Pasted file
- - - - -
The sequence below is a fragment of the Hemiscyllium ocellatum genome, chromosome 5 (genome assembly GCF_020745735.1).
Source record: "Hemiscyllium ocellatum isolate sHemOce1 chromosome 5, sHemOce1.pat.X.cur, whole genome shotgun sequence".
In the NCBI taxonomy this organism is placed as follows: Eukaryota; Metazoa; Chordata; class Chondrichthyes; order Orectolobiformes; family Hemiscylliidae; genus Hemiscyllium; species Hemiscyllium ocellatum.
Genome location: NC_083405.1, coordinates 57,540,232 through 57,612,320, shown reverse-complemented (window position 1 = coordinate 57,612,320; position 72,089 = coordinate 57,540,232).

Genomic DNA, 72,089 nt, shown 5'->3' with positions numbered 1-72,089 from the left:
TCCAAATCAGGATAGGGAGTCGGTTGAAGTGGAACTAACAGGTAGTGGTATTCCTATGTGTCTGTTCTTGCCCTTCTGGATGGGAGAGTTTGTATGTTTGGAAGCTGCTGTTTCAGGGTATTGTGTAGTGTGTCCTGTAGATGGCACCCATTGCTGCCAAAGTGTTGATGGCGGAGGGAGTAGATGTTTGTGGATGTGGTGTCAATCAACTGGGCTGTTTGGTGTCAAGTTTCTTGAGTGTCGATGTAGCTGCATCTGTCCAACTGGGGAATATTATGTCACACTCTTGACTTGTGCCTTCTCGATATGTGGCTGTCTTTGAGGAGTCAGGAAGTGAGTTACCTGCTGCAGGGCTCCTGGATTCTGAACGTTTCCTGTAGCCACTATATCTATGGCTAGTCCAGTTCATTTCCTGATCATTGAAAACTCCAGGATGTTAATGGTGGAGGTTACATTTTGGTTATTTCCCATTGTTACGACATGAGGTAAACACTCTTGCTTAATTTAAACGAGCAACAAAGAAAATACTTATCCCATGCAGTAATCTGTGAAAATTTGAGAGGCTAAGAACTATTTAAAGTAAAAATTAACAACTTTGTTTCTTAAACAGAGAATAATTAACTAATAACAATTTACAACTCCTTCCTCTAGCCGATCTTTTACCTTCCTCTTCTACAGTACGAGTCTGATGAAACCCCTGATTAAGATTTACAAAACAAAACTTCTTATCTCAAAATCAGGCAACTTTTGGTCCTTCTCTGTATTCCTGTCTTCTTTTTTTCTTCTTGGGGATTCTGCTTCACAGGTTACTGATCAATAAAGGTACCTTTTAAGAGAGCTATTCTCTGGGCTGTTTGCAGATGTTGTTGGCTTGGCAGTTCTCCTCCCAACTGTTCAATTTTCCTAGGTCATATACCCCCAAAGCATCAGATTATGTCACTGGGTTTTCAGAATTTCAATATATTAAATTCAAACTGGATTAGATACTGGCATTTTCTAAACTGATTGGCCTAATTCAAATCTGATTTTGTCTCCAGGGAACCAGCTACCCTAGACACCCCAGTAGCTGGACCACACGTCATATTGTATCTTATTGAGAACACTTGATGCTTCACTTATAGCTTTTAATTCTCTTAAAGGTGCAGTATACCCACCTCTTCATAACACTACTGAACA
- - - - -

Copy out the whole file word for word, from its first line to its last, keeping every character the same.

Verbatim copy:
The sequence below is a fragment of the Hemiscyllium ocellatum genome, chromosome 5 (genome assembly GCF_020745735.1).
Source record: "Hemiscyllium ocellatum isolate sHemOce1 chromosome 5, sHemOce1.pat.X.cur, whole genome shotgun sequence".
In the NCBI taxonomy this organism is placed as follows: Eukaryota; Metazoa; Chordata; class Chondrichthyes; order Orectolobiformes; family Hemiscylliidae; genus Hemiscyllium; species Hemiscyllium ocellatum.
Genome location: NC_083405.1, coordinates 57,540,232 through 57,612,320, shown reverse-complemented (window position 1 = coordinate 57,612,320; position 72,089 = coordinate 57,540,232).

Genomic DNA, 72,089 nt, shown 5'->3' with positions numbered 1-72,089 from the left:
TCCAAATCAGGATAGGGAGTCGGTTGAAGTGGAACTAACAGGTAGTGGTATTCCTATGTGTCTGTTCTTGCCCTTCTGGATGGGAGAGTTTGTATGTTTGGAAGCTGCTGTTTCAGGGTATTGTGTAGTGTGTCCTGTAGATGGCACCCATTGCTGCCAAAGTGTTGATGGCGGAGGGAGTAGATGTTTGTGGATGTGGTGTCAATCAACTGGGCTGTTTGGTGTCAAGTTTCTTGAGTGTCGATGTAGCTGCATCTGTCCAACTGGGGAATATTATGTCACACTCTTGACTTGTGCCTTCTCGATATGTGGCTGTCTTTGAGGAGTCAGGAAGTGAGTTACCTGCTGCAGGGCTCCTGGATTCTGAACGTTTCCTGTAGCCACTATATCTATGGCTAGTCCAGTTCATTTCCTGATCATTGAAAACTCCAGGATGTTAATGGTGGAGGTTACATTTTGGTTATTTCCCATTGTTACGACATGAGGTAAACACTCTTGCTTAATTTAAACGAGCAACAAAGAAAATACTTATCCCATGCAGTAATCTGTGAAAATTTGAGAGGCTAAGAACTATTTAAAGTAAAAATTAACAACTTTGTTTCTTAAACAGAGAATAATTAACTAATAACAATTTACAACTCCTTCCTCTAGCCGATCTTTTACCTTCCTCTTCTACAGTACGAGTCTGATGAAACCCCTGATTAAGATTTACAAAACAAAACTTCTTATCTCAAAATCAGGCAACTTTTGGTCCTTCTCTGTATTCCTGTCTTCTTTTTTTCTTCTTGGGGATTCTGCTTCACAGGTTACTGATCAATAAAGGTACCTTTTAAGAGAGCTATTCTCTGGGCTGTTTGCAGATGTTGTTGGCTTGGCAGTTCTCCTCCCAACTGTTCAATTTTCCTAGGTCATATACCCCCAAAGCATCAGATTATGTCACTGGGTTTTCAGAATTTCAATATATTAAATTCAAACTGGATTAGATACTGGCATTTTCTAAACTGATTGGCCTAATTCAAATCTGATTTTGTCTCCAGGGAACCAGCTACCCTAGACACCCCAGTAGCTGGACCACACGTCATATTGTATCTTATTGAGAACACTTGATGCTTCACTTATAGCTTTTAATTCTCTTAAAGGTGCAGTATACCCACCTCTTCATAACACTACTGAACA